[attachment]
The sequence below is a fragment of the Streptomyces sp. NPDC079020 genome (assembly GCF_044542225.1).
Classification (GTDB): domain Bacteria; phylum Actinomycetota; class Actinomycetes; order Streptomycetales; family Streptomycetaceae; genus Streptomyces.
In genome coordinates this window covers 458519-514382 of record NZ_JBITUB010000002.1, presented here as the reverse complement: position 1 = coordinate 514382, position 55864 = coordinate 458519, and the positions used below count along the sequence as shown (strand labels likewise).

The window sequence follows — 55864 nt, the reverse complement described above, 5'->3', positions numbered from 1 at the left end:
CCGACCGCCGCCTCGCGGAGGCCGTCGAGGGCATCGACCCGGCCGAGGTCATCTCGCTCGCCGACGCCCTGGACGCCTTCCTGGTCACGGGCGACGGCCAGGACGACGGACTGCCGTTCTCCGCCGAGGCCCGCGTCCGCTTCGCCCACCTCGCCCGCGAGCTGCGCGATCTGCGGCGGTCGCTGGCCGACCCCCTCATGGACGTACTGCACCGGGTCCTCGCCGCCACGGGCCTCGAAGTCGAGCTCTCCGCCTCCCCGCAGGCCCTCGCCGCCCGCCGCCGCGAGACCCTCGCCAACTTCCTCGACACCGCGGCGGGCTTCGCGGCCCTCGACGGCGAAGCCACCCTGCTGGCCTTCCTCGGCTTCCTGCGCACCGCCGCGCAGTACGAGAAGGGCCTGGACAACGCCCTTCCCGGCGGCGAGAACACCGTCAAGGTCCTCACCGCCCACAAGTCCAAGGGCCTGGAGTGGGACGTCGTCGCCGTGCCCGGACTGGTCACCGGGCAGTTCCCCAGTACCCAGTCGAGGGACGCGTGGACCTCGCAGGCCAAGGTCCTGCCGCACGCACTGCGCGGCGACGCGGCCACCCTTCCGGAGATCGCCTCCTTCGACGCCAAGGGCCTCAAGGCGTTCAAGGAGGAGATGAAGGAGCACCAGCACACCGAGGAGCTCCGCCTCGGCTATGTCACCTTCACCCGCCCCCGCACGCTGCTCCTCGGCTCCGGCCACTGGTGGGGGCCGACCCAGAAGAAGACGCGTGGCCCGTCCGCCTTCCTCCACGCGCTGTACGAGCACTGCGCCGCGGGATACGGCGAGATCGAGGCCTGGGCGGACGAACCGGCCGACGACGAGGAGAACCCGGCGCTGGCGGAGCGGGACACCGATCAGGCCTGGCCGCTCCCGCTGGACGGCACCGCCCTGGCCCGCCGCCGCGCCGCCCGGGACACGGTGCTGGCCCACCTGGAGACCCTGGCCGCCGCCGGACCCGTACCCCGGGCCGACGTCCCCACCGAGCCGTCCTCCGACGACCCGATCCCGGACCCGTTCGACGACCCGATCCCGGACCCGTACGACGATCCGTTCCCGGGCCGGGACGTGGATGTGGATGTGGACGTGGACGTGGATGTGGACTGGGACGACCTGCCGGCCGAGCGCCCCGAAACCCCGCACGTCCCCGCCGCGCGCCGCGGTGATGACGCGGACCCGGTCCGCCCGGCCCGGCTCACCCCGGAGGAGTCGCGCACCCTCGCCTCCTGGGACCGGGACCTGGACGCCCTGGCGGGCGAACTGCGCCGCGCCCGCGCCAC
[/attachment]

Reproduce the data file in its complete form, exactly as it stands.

The sequence below is a fragment of the Streptomyces sp. NPDC079020 genome (assembly GCF_044542225.1).
Classification (GTDB): domain Bacteria; phylum Actinomycetota; class Actinomycetes; order Streptomycetales; family Streptomycetaceae; genus Streptomyces.
In genome coordinates this window covers 458519-514382 of record NZ_JBITUB010000002.1, presented here as the reverse complement: position 1 = coordinate 514382, position 55864 = coordinate 458519, and the positions used below count along the sequence as shown (strand labels likewise).

The window sequence follows — 55864 nt, the reverse complement described above, 5'->3', positions numbered from 1 at the left end:
CCGACCGCCGCCTCGCGGAGGCCGTCGAGGGCATCGACCCGGCCGAGGTCATCTCGCTCGCCGACGCCCTGGACGCCTTCCTGGTCACGGGCGACGGCCAGGACGACGGACTGCCGTTCTCCGCCGAGGCCCGCGTCCGCTTCGCCCACCTCGCCCGCGAGCTGCGCGATCTGCGGCGGTCGCTGGCCGACCCCCTCATGGACGTACTGCACCGGGTCCTCGCCGCCACGGGCCTCGAAGTCGAGCTCTCCGCCTCCCCGCAGGCCCTCGCCGCCCGCCGCCGCGAGACCCTCGCCAACTTCCTCGACACCGCGGCGGGCTTCGCGGCCCTCGACGGCGAAGCCACCCTGCTGGCCTTCCTCGGCTTCCTGCGCACCGCCGCGCAGTACGAGAAGGGCCTGGACAACGCCCTTCCCGGCGGCGAGAACACCGTCAAGGTCCTCACCGCCCACAAGTCCAAGGGCCTGGAGTGGGACGTCGTCGCCGTGCCCGGACTGGTCACCGGGCAGTTCCCCAGTACCCAGTCGAGGGACGCGTGGACCTCGCAGGCCAAGGTCCTGCCGCACGCACTGCGCGGCGACGCGGCCACCCTTCCGGAGATCGCCTCCTTCGACGCCAAGGGCCTCAAGGCGTTCAAGGAGGAGATGAAGGAGCACCAGCACACCGAGGAGCTCCGCCTCGGCTATGTCACCTTCACCCGCCCCCGCACGCTGCTCCTCGGCTCCGGCCACTGGTGGGGGCCGACCCAGAAGAAGACGCGTGGCCCGTCCGCCTTCCTCCACGCGCTGTACGAGCACTGCGCCGCGGGATACGGCGAGATCGAGGCCTGGGCGGACGAACCGGCCGACGACGAGGAGAACCCGGCGCTGGCGGAGCGGGACACCGATCAGGCCTGGCCGCTCCCGCTGGACGGCACCGCCCTGGCCCGCCGCCGCGCCGCCCGGGACACGGTGCTGGCCCACCTGGAGACCCTGGCCGCCGCCGGACCCGTACCCCGGGCCGACGTCCCCACCGAGCCGTCCTCCGACGACCCGATCCCGGACCCGTTCGACGACCCGATCCCGGACCCGTACGACGATCCGTTCCCGGGCCGGGACGTGGATGTGGATGTGGACGTGGACGTGGATGTGGACTGGGACGACCTGCCGGCCGAGCGCCCCGAAACCCCGCACGTCCCCGCCGCGCGCCGCGGTGATGACGCGGACCCGGTCCGCCCGGCCCGGCTCACCCCGGAGGAGTCGCGCACCCTCGCCTCCTGGGACCGGGACCTGGACGCCCTGGCGGGCGAACTGCGCCGCGCCCGCGCCAC